This is an older blog post, you will find one on more recent data here
This interactive presentation contains the latest gas (and a little oil) production data, from all 5,628 horizontal wells in the Haynesville that started producing from 2007, through May 2020. The last time we had a separate post on this basin was over a year ago. But we noticed that drilling activity is relatively high in this basin (even higher than in the Marcellus!), and it is the only major US shale basin for which we predict output growth, based on current activity levels.
Our thoughts are with the residents of this area and south of it, which is being hit at the moment by hurricane Laura.
Natural gas production came in close to 11 Bcf/d in May (after upcoming revisions), more than double the level compared with 4 years earlier, and far above the earlier peak set in 2011. What happened in the last 4 years?
As you can find in the “Well quality” tab, well productivity has dramatically increased since 2015. Recently completed wells are on track to recover more than 7 Bcf of natural gas in the first 3 years on production (see the bottom chart), which is double the amount that wells before 2015 managed. How was that made possible?
Completion designs have changed a lot in these years. Laterals in the Haynesville are up from 6,000 to almost 8,000 feet, while proppant loadings have roughly tripled to about 30 million pounds per completion:
Supply Projection dashboard
There were 6 more rigs drilling horizontal wells in the Haynesville than in the Marcellus Basin (32 vs 26) as of last week (according to the Baker Hughes rig count). About 2/3rd of the activity is on the Louisiana side of the play (from our publicly available Supply Projection dashboard):
As the image shows, at the current drilling & completion rate, output may grow steadily over time, even though also here the rig count is just half of what it was early last year.
In the final tab (“Top operators”), the leading 5 natural gas producers in the Haynesville can be seen. Chesapeake and BP were the only major operators that did not grow output in the past year.
The well performance of all operators can be easily compared within our ShaleProfile Analytics (Professional) service:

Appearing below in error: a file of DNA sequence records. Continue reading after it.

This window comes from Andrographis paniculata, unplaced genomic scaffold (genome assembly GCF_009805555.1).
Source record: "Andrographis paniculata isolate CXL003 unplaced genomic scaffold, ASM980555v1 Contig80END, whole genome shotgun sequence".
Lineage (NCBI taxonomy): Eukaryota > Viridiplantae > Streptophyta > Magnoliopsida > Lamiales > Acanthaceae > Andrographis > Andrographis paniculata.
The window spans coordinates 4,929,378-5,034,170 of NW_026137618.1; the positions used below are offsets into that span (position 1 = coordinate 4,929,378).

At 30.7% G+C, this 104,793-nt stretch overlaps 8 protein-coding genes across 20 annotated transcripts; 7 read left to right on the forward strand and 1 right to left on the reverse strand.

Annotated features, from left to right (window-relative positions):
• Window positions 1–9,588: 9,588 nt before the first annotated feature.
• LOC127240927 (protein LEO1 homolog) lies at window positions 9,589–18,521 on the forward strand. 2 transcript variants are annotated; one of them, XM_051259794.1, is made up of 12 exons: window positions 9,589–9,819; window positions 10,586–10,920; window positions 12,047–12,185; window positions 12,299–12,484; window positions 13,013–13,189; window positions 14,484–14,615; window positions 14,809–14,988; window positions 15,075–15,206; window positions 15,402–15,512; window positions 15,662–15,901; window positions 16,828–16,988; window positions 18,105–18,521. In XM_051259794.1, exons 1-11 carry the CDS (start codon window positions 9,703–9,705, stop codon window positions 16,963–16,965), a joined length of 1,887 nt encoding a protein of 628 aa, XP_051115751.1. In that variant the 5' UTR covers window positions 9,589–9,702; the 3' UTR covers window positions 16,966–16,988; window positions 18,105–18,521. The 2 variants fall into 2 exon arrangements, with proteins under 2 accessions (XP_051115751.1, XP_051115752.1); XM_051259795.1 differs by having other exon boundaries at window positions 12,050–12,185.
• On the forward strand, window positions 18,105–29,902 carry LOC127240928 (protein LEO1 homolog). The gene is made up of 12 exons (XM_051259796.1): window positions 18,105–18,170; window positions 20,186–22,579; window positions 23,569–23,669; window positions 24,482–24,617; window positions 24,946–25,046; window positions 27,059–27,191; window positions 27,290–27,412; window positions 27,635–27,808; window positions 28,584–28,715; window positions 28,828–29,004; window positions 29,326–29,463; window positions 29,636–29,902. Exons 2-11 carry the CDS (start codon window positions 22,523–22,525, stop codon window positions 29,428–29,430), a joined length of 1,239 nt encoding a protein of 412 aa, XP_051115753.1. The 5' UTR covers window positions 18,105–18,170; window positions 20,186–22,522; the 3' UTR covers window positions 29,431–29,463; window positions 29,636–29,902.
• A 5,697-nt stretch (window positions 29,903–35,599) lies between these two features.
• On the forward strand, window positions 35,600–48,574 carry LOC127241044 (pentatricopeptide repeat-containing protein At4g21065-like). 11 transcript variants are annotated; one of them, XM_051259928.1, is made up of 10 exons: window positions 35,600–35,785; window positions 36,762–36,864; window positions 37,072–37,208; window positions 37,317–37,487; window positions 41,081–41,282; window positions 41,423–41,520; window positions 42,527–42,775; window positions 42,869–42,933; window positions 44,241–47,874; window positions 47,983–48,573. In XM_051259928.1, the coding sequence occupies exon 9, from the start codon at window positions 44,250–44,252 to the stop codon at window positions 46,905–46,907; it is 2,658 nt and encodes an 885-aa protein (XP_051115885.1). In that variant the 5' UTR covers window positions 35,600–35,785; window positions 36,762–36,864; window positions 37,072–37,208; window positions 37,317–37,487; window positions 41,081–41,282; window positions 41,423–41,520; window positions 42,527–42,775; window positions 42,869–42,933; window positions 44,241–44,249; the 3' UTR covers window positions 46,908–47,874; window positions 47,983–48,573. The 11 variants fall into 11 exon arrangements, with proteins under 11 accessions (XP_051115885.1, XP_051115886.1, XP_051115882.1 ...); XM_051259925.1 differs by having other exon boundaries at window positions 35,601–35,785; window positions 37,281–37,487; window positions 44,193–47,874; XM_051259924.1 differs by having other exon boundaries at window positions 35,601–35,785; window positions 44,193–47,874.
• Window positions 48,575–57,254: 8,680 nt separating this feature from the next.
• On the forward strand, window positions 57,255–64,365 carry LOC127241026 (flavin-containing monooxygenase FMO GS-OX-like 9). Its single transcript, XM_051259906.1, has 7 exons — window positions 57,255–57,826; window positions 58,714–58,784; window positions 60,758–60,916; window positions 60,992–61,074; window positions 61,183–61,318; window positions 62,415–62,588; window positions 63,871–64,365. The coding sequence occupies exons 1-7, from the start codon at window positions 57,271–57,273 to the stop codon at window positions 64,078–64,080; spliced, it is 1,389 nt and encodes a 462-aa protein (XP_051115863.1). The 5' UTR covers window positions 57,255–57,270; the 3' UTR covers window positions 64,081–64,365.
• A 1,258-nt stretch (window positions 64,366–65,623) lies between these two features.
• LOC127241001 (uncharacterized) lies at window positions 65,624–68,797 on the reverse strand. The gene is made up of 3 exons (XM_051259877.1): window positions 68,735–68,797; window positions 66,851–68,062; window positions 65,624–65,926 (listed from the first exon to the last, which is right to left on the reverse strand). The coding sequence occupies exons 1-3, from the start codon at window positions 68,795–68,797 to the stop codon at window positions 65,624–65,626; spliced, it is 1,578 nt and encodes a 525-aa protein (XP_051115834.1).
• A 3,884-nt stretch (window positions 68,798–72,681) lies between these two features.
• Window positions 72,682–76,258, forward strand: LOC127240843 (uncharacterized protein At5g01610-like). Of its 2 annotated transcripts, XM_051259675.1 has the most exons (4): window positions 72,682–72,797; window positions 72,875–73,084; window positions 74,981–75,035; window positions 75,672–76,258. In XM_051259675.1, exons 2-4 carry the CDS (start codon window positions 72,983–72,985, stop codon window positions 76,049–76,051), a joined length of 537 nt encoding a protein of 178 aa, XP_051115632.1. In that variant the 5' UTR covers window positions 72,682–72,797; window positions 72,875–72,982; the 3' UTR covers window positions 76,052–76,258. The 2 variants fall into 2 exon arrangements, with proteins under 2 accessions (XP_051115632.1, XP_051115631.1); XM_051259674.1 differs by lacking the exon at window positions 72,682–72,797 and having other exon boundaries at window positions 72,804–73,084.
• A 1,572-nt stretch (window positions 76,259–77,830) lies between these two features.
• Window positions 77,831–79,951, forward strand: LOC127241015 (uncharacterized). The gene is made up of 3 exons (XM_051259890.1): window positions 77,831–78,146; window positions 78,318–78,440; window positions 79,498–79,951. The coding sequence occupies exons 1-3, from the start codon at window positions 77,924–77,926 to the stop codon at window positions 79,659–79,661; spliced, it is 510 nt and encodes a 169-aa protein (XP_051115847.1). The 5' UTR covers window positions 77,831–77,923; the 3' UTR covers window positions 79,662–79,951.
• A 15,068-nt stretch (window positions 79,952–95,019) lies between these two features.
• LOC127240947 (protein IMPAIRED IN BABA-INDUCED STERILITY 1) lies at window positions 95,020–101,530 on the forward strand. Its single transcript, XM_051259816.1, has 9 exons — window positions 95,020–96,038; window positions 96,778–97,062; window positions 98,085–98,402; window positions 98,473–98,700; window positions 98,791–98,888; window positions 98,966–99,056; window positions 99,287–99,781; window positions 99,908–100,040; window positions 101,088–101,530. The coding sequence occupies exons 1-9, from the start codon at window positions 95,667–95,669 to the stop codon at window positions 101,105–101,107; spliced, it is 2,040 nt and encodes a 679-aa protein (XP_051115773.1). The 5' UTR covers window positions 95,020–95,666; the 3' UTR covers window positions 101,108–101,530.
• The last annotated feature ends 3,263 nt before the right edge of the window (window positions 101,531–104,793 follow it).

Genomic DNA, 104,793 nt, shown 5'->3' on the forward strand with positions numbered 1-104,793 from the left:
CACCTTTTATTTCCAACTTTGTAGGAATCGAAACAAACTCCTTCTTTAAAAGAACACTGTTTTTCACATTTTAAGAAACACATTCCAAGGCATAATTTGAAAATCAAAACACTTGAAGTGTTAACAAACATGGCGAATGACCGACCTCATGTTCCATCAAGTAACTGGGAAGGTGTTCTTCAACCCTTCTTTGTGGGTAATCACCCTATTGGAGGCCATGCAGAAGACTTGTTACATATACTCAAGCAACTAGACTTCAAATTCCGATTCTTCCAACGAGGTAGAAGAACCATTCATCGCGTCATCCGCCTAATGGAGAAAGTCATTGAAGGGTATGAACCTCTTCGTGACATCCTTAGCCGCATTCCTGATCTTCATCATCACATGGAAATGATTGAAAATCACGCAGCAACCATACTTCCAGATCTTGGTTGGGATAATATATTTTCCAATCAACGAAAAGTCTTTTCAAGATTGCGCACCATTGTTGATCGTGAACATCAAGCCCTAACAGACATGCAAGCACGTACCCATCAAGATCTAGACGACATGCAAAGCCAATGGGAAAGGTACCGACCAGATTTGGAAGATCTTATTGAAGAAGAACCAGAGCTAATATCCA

On the right side you can see all the operators with at least 10 operated wells, ranked by the average cumulative natural gas recovered by their wells in the first 2 years. On the map all wells are shown, colored by the same metric.
By this measure, Goodrich Petroleum and Vine are in the lead. Their wells recovered over 4 Bcf of natural gas in the first 2 years on production, on average.
The ‘Advanced Insights’ presentation is displayed below:
This “Ultimate Recovery” overview reveals the relationship between gas production rates and cumulative gas production, averaged for all horizontal wells that began production in a particular year.
Unfortunately for the operators here, these curves are concave downward, which indicates a hyperbolic decline with a b-factor lower than 1.
Next week we will have a post on all covered states in the US.
Production data is subject to revisions.
For this presentation, I used data gathered from the following sources:
- The Louisiana Department of Natural Resources
- Texas RRC. Production data is provided on lease level. Individual well production data is estimated from a range of data sources, including regular well tests, and pending lease reports.
The above presentations have many interactive features:
- You can click through the blocks on the top to see the slides.
- Each slide has filters that can be set, e.g. to select individual or groups of operators. You can first click “all” to deselect all items.
- You have to click the “apply” button at the bottom to enforce the changes. After that, click anywhere on the presentation.
- Tooltips are shown by just hovering the mouse over parts of the presentation.
- You can move the map around, and zoom in/out.
- By clicking on the legend you can highlight selected items.
- Note that filters have to be set for each tab separately.
- The operator who currently owns the well is designated by “operator (current)”. The operator who operated a well in a past month is designated by “operator (actual)”. This distinction is useful when the ownership of a well changed over time.
- If you have any questions on how to use the interactivity, or how to analyze specific questions, please don’t hesitate to ask.